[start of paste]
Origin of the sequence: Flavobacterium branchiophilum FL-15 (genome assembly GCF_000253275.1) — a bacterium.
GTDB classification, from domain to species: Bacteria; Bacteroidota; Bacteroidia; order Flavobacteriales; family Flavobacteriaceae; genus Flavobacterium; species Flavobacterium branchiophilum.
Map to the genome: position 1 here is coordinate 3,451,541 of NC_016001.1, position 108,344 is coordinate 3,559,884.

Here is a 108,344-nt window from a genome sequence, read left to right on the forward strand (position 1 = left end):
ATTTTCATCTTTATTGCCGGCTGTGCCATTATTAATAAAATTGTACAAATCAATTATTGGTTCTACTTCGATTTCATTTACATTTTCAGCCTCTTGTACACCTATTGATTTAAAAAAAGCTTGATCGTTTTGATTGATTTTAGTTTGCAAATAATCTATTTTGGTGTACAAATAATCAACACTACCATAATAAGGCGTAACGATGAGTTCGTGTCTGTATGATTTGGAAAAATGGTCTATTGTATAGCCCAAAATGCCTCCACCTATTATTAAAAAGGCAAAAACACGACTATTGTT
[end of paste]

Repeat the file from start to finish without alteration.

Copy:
Origin of the sequence: Flavobacterium branchiophilum FL-15 (genome assembly GCF_000253275.1) — a bacterium.
GTDB classification, from domain to species: Bacteria; Bacteroidota; Bacteroidia; order Flavobacteriales; family Flavobacteriaceae; genus Flavobacterium; species Flavobacterium branchiophilum.
Map to the genome: position 1 here is coordinate 3,451,541 of NC_016001.1, position 108,344 is coordinate 3,559,884.

Here is a 108,344-nt window from a genome sequence, read left to right on the forward strand (position 1 = left end):
ATTTTCATCTTTATTGCCGGCTGTGCCATTATTAATAAAATTGTACAAATCAATTATTGGTTCTACTTCGATTTCATTTACATTTTCAGCCTCTTGTACACCTATTGATTTAAAAAAAGCTTGATCGTTTTGATTGATTTTAGTTTGCAAATAATCTATTTTGGTGTACAAATAATCAACACTACCATAATAAGGCGTAACGATGAGTTCGTGTCTGTATGATTTGGAAAAATGGTCTATTGTATAGCCCAAAATGCCTCCACCTATTATTAAAAAGGCAAAAACACGACTATTGTT